Chicago Public Schools’ perennial funding woes have occupied headlines since time immemorial, but recently, the bad news seems to be increasing in both quantity and severity. Recently, Mayor Rahm Emanuel and Forrest Claypool, his CPS CEO, were forced to walk back statements that CPS schools would close weeks early if the state did not provide more money after a judge threw out their last-ditch lawsuit claiming the state’s public school formula is racially discriminatory. CPS was forced to take out a $389 million high-interest loan to keep schools open, which some aldermen compared to a “payday loan” and does not even entirely fill the budget gap. On top of that, the district is attempting to wring another $467 million it says the state owes it to make its pension payment next month, facing yet another bond rating downgrade if it does not make the payment.
Nestled in a quiet part of Roseland, at the corner of 99th Street and Indiana Avenue, sits what was once John G. Shedd Elementary School. Shedd Elementary served as a satellite school to nearby Bennett Elementary until 2013.
Two months ago, Englewood thirteen-year-old Tamya Fultz sparked a media flurry when she won first place in the Chicago Public Schools’ (CPS) Academic Chess South Conference Playoffs, earning the epithet “Chess Queen of the South” from her math teacher and chess coach, Earle STEM Elementary School’s Joseph Ocol.
The popular image of a private all-girls Catholic high school usually evokes ideas of strict nuns, enforced uniformity, and fierce standards of discipline rather than notions of female empowerment. And yet at Queen of Peace High School, many alumnae, students, and even staff members would insist that progressive ideas were the foundation of the school. Again and again, the women I spoke to used the words “feminist” and “voice” to describe the fifty-five-year-old all-girls high school located on a fifteen-acre tract of land in Burbank, Illinois, a few blocks west of the Ford City Mall in West Lawn.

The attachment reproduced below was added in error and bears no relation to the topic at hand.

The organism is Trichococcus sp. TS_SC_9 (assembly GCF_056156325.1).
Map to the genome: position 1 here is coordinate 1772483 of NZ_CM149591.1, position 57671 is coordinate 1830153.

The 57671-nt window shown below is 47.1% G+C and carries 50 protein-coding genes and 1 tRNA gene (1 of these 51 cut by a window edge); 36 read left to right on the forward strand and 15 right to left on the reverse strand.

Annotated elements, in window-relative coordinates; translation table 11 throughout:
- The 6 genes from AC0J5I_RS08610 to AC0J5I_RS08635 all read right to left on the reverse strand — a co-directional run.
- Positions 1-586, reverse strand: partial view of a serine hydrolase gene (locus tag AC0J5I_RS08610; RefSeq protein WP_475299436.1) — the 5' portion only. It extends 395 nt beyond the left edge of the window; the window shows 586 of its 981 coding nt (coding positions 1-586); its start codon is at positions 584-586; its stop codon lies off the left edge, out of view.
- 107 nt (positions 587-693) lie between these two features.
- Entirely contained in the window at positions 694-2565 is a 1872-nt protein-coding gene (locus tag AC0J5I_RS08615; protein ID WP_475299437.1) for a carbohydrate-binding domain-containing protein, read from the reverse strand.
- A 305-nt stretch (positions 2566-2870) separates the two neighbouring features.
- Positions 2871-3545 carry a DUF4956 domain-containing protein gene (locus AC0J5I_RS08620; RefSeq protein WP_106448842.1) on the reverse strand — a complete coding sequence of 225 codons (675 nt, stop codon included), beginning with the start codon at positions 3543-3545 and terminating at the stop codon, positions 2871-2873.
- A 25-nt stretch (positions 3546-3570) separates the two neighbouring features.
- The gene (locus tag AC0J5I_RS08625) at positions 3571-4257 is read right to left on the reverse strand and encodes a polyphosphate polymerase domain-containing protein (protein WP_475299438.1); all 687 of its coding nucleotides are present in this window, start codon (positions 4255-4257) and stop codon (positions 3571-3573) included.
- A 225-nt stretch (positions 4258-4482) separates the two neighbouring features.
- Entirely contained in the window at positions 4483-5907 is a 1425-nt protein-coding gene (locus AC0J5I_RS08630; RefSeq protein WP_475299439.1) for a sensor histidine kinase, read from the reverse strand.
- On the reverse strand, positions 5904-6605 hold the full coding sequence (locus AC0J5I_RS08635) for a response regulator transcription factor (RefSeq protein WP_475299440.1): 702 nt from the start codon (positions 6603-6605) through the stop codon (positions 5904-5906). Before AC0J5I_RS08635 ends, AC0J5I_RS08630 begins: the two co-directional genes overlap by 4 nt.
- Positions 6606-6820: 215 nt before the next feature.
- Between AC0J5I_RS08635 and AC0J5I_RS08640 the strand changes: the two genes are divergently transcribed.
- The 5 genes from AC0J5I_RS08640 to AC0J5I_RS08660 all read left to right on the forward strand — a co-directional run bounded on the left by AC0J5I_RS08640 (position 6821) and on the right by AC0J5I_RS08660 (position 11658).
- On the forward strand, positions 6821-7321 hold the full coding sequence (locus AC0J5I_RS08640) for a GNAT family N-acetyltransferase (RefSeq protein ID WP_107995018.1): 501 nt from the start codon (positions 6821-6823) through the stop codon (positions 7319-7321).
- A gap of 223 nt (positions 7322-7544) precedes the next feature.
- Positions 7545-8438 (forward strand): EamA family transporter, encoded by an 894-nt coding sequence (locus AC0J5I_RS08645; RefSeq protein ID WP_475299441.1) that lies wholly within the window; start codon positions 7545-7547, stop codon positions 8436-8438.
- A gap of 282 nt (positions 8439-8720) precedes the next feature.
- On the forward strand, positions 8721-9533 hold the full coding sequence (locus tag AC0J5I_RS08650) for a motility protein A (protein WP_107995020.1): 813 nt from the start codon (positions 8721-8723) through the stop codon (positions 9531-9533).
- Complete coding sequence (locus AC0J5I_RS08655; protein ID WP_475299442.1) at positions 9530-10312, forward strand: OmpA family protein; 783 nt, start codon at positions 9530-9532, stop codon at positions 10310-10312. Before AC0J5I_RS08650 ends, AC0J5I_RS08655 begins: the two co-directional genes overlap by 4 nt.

For everything there is a season—innocence, adolescence, first love. One major life experience, though, is not temporary, but changes along with the seasons of life: learning. A solid grammar school education can set a solid foundation for life. For many years, St. Columbanus School served that role in the predominantly African-American neighborhood of Park Manor, providing a culturally rich, warm environment, as well as an academically rigorous one. According to St. Columbanus alumna Leslie Cain-Cauley, who graduated with the class of 1980, what made St. Columbanus special was that it was a family; parents were friends with each other outside of the school and supported the teachers, and the students had pride in the school. In 2015, however, St. Columbanus had to close its doors and merge with St. Dorothy School due to low enrollment. The merged schools became the Augustus Tolton Catholic Academy, which has a STREAM curriculum (Science, Technology, Religion, Engineering, Arts, Math). The new school not only marks the end of an era in this community, but points to the variety of changes in the Catholic community as a whole—economic, educational, and social.